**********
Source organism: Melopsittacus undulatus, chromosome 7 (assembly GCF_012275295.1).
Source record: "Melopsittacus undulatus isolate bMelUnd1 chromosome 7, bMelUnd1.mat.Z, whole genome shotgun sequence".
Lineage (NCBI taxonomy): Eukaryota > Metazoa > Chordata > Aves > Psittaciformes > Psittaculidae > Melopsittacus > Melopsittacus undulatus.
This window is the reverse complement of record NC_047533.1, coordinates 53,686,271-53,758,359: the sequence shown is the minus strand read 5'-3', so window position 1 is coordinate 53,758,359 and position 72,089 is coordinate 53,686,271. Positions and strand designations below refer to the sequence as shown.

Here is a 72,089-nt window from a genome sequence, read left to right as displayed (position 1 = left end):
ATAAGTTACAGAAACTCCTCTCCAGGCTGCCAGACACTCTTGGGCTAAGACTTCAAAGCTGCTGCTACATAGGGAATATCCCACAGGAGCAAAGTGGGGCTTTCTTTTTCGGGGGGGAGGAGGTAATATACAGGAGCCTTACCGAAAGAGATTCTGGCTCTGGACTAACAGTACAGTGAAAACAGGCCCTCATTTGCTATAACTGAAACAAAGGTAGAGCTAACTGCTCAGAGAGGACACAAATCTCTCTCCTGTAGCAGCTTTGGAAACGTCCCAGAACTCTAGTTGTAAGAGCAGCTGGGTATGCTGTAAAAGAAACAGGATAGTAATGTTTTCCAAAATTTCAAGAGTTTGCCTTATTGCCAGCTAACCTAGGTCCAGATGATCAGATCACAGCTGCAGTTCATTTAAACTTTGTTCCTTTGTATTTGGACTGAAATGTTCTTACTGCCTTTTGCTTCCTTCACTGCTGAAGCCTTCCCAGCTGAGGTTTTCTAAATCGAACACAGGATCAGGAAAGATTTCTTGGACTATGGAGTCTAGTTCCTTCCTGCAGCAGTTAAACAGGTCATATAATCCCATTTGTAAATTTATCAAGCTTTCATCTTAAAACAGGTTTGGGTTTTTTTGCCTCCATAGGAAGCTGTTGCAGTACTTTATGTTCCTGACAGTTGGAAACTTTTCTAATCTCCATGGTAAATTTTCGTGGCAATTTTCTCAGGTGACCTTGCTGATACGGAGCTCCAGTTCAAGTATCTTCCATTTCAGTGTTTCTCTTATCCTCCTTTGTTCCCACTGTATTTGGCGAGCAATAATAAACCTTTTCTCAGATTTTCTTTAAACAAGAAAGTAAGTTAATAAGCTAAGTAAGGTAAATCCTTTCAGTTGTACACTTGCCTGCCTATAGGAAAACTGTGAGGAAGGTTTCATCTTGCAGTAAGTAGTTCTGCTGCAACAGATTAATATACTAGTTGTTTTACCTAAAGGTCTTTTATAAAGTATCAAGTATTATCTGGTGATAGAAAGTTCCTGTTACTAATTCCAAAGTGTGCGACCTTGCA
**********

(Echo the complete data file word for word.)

Source organism: Melopsittacus undulatus, chromosome 7 (assembly GCF_012275295.1).
Source record: "Melopsittacus undulatus isolate bMelUnd1 chromosome 7, bMelUnd1.mat.Z, whole genome shotgun sequence".
Lineage (NCBI taxonomy): Eukaryota > Metazoa > Chordata > Aves > Psittaciformes > Psittaculidae > Melopsittacus > Melopsittacus undulatus.
This window is the reverse complement of record NC_047533.1, coordinates 53,686,271-53,758,359: the sequence shown is the minus strand read 5'-3', so window position 1 is coordinate 53,758,359 and position 72,089 is coordinate 53,686,271. Positions and strand designations below refer to the sequence as shown.

Here is a 72,089-nt window from a genome sequence, read left to right as displayed (position 1 = left end):
ATAAGTTACAGAAACTCCTCTCCAGGCTGCCAGACACTCTTGGGCTAAGACTTCAAAGCTGCTGCTACATAGGGAATATCCCACAGGAGCAAAGTGGGGCTTTCTTTTTCGGGGGGGAGGAGGTAATATACAGGAGCCTTACCGAAAGAGATTCTGGCTCTGGACTAACAGTACAGTGAAAACAGGCCCTCATTTGCTATAACTGAAACAAAGGTAGAGCTAACTGCTCAGAGAGGACACAAATCTCTCTCCTGTAGCAGCTTTGGAAACGTCCCAGAACTCTAGTTGTAAGAGCAGCTGGGTATGCTGTAAAAGAAACAGGATAGTAATGTTTTCCAAAATTTCAAGAGTTTGCCTTATTGCCAGCTAACCTAGGTCCAGATGATCAGATCACAGCTGCAGTTCATTTAAACTTTGTTCCTTTGTATTTGGACTGAAATGTTCTTACTGCCTTTTGCTTCCTTCACTGCTGAAGCCTTCCCAGCTGAGGTTTTCTAAATCGAACACAGGATCAGGAAAGATTTCTTGGACTATGGAGTCTAGTTCCTTCCTGCAGCAGTTAAACAGGTCATATAATCCCATTTGTAAATTTATCAAGCTTTCATCTTAAAACAGGTTTGGGTTTTTTTGCCTCCATAGGAAGCTGTTGCAGTACTTTATGTTCCTGACAGTTGGAAACTTTTCTAATCTCCATGGTAAATTTTCGTGGCAATTTTCTCAGGTGACCTTGCTGATACGGAGCTCCAGTTCAAGTATCTTCCATTTCAGTGTTTCTCTTATCCTCCTTTGTTCCCACTGTATTTGGCGAGCAATAATAAACCTTTTCTCAGATTTTCTTTAAACAAGAAAGTAAGTTAATAAGCTAAGTAAGGTAAATCCTTTCAGTTGTACACTTGCCTGCCTATAGGAAAACTGTGAGGAAGGTTTCATCTTGCAGTAAGTAGTTCTGCTGCAACAGATTAATATACTAGTTGTTTTACCTAAAGGTCTTTTATAAAGTATCAAGTATTATCTGGTGATAGAAAGTTCCTGTTACTAATTCCAAAGTGTGCGACCTTGCA